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Severe hypovitaminosis D correlates with increased inflammatory markers in HIV infected patients

Overview of attention for article published in BMC Infectious Diseases, January 2013
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About this Attention Score

  • Good Attention Score compared to outputs of the same age (74th percentile)
  • High Attention Score compared to outputs of the same age and source (83rd percentile)

Mentioned by

twitter
8 tweeters

Citations

dimensions_citation
36 Dimensions

Readers on

mendeley
69 Mendeley
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Title
Severe hypovitaminosis D correlates with increased inflammatory markers in HIV infected patients
Published in
BMC Infectious Diseases, January 2013
DOI 10.1186/1471-2334-13-7
Pubmed ID
Authors

Thiphaine Ansemant, Sophie Mahy, Christine Piroth, Paul Ornetti, Stephanie Ewing, Jean-Claude Guilland, Delphine Croisier, Laurence Duvillard, Pascal Chavanet, Jean-Francis Maillefert, Lionel Piroth

Abstract

Even though it has been suggested that antiretroviral therapy has an impact on severe hypovitaminosis D (SHD) in HIV infected patients, it could be speculated that the different levels of residual inflammation on HAART (Highly Active Anti Retroviral Therapy) could contribute to SHD and aggravate bone catabolism in these patients.

Twitter Demographics

The data shown below were collected from the profiles of 8 tweeters who shared this research output. Click here to find out more about how the information was compiled.

Mendeley readers

The data shown below were compiled from readership statistics for 69 Mendeley readers of this research output. Click here to see the associated Mendeley record.

Geographical breakdown

Country Count As %
Portugal 1 1%
Unknown 68 99%

Demographic breakdown

Readers by professional status Count As %
Student > Master 10 14%
Student > Postgraduate 8 12%
Student > Ph. D. Student 8 12%
Student > Doctoral Student 8 12%
Student > Bachelor 7 10%
Other 16 23%
Unknown 12 17%
Readers by discipline Count As %
Medicine and Dentistry 26 38%
Biochemistry, Genetics and Molecular Biology 6 9%
Immunology and Microbiology 4 6%
Agricultural and Biological Sciences 4 6%
Pharmacology, Toxicology and Pharmaceutical Science 3 4%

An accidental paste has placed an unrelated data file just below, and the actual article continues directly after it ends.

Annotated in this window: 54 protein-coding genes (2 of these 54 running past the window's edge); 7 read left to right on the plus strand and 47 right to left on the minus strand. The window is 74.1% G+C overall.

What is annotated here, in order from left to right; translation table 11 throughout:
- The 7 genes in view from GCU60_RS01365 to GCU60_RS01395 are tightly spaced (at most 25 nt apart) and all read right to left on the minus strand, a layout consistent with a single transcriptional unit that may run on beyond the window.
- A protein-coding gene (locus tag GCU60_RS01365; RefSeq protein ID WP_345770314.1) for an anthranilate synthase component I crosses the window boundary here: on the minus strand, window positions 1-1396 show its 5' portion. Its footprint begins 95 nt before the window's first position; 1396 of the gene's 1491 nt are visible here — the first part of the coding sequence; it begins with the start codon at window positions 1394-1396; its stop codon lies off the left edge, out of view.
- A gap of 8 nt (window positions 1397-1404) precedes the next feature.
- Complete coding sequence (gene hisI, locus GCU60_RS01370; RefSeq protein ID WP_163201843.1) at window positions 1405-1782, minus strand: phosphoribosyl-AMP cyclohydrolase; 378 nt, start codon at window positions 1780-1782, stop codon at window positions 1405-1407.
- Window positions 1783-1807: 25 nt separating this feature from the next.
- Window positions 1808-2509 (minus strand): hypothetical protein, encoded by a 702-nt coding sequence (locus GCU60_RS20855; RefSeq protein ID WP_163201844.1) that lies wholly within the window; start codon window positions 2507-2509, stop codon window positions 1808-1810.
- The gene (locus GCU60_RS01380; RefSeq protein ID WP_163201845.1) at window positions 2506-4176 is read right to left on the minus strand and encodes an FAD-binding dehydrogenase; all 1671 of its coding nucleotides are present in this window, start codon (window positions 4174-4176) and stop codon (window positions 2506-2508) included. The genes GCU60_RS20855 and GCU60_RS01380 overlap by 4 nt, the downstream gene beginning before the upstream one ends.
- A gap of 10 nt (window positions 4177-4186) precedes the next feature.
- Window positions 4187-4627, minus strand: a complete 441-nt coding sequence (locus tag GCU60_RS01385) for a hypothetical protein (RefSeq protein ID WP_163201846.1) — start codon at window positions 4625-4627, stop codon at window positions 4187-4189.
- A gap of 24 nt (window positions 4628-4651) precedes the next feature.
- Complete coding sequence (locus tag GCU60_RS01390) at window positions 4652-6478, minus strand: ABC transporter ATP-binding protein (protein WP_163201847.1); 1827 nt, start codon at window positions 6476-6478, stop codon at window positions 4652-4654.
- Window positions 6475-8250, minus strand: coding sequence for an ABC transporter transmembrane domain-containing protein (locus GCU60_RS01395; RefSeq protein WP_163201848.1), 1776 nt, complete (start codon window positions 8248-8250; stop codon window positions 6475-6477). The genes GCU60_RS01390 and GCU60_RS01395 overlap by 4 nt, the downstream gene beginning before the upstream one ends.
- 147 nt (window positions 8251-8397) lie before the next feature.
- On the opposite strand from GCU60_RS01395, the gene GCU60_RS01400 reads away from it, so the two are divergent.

Other 8 12%
Unknown 18 26%

Attention Score in Context

This research output has an Altmetric Attention Score of 5. This is our high-level measure of the quality and quantity of online attention that it has received. This Attention Score, as well as the ranking and number of research outputs shown below, was calculated when the research output was last mentioned on 30 January 2013.
All research outputs
#4,784,219
of 17,415,680 outputs
Outputs from BMC Infectious Diseases
#1,403
of 6,173 outputs
Outputs of similar age
#66,155
of 265,550 outputs
Outputs of similar age from BMC Infectious Diseases
#67
of 397 outputs
Altmetric has tracked 17,415,680 research outputs across all sources so far. This one has received more attention than most of these and is in the 72nd percentile.
So far Altmetric has tracked 6,173 research outputs from this source. They typically receive more attention than average, with a mean Attention Score of 7.5. This one has done well, scoring higher than 76% of its peers.
Older research outputs will score higher simply because they've had more time to accumulate mentions. To account for age we can compare this Altmetric Attention Score to the 265,550 tracked outputs that were published within six weeks on either side of this one in any source. This one has gotten more attention than average, scoring higher than 74% of its contemporaries.
We're also able to compare this research output to 397 others from the same source and published within six weeks on either side of this one. This one has done well, scoring higher than 83% of its contemporaries.